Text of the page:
But in their quest for cooking with a heightened sense of awareness, they’ve also made plenty of new friends along the way. They have gained more insight into sustainable methods of urban farming and have come to nurture within themselves, a deeper sense of appreciation for nature’s products as they are.
Imperfections and surplus aren’t seen as unfavourable at Kausmo; they’re celebrated.
The Roasted Tomato Tortellini | Kampung Chicken Brodo | Ulam Raja was my favourite by far. It was dainty and fragile, yet packed a deep, full-bodied broth that hit close to home, a la chicken soup when you’re under the weather.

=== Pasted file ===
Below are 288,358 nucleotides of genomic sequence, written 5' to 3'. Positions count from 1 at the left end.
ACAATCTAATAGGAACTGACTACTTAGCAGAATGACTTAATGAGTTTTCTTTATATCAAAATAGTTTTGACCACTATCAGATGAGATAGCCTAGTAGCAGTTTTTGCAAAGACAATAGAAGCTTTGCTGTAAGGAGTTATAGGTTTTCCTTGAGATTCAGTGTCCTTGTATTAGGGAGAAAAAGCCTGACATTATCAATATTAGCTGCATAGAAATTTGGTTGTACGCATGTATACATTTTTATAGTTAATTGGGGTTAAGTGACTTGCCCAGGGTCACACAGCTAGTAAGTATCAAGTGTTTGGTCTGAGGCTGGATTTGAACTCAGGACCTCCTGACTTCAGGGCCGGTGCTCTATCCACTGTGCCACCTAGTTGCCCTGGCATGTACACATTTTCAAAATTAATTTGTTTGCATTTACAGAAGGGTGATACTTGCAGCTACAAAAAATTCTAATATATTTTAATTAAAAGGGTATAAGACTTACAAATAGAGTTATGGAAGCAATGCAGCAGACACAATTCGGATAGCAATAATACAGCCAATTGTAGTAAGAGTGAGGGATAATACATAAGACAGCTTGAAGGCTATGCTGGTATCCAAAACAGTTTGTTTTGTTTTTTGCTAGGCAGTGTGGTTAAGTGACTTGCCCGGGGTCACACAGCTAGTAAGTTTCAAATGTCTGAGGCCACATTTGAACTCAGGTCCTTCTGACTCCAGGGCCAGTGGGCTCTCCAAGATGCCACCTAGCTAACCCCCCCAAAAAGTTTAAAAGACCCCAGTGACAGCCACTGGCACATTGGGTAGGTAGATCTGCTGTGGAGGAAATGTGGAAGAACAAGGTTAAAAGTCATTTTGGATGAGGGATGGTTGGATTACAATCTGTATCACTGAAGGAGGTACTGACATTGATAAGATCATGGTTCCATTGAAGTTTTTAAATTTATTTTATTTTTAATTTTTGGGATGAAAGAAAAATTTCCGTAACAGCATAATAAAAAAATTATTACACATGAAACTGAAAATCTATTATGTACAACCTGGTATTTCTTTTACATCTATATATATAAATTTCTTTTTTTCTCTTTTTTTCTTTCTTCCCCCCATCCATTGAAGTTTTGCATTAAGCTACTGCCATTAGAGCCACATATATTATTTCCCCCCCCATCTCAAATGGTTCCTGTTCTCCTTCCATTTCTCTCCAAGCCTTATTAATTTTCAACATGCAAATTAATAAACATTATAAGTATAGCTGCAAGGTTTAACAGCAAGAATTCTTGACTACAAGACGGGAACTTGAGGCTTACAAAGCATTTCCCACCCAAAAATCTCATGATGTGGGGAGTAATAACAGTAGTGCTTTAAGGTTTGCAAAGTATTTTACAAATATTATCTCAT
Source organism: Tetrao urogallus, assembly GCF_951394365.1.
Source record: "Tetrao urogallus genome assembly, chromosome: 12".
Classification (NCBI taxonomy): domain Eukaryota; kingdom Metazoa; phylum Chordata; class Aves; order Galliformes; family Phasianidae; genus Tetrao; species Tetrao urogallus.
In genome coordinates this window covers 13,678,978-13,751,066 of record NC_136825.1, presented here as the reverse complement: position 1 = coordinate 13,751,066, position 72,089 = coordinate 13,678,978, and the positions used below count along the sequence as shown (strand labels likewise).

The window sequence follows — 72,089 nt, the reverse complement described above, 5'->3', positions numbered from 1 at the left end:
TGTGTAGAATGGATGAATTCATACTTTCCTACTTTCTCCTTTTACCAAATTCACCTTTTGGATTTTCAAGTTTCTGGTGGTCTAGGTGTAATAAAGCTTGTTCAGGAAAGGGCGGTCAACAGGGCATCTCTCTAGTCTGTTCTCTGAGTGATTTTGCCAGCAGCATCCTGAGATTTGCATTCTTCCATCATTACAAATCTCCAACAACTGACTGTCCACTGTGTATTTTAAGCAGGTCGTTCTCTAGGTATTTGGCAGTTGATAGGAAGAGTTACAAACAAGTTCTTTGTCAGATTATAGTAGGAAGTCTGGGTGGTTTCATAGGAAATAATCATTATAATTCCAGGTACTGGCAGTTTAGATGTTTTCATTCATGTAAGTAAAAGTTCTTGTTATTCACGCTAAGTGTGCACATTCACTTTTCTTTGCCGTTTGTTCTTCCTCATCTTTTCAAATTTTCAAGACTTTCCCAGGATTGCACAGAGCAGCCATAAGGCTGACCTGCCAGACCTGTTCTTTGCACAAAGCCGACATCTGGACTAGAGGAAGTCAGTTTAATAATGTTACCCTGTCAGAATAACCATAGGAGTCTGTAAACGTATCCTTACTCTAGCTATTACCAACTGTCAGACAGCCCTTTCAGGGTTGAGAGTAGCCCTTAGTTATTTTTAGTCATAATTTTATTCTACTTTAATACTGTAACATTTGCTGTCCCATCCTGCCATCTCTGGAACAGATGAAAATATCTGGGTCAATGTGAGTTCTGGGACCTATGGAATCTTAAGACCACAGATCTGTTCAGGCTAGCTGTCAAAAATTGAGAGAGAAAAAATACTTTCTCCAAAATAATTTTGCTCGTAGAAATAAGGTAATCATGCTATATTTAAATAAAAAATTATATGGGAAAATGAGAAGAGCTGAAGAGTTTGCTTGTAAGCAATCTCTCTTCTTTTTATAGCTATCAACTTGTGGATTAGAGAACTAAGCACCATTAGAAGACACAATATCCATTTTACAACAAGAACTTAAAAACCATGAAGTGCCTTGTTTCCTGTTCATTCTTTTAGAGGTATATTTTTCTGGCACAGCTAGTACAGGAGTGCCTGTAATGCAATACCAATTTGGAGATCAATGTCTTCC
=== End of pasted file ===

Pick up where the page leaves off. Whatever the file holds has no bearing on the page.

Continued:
It’s dishes like these that serve as a precursor to honest conversations about how much wastage and excess there is in the food business. It enlightens diners, and helps connect the chefs to those who have a wealth of knowledge about how best to make the most of our scarce land for urban farming.
There’s also fundamental importance to have diners be appreciative of said unsung heroes, who overcome the odds to pursue the tiresome work they do, especially in a climate where toiling in soil isn’t necessarily a vocation one would sign up for willingly.
But what about cattle, you ask? We still have to import our beef, pork, and chicken, but there are still plenty of conscious decisions we can make when it comes to its source. In recent times, less favourable cuts have made their way to be a mainstay on menus, showcasing the versatility of an animal’s slaughter.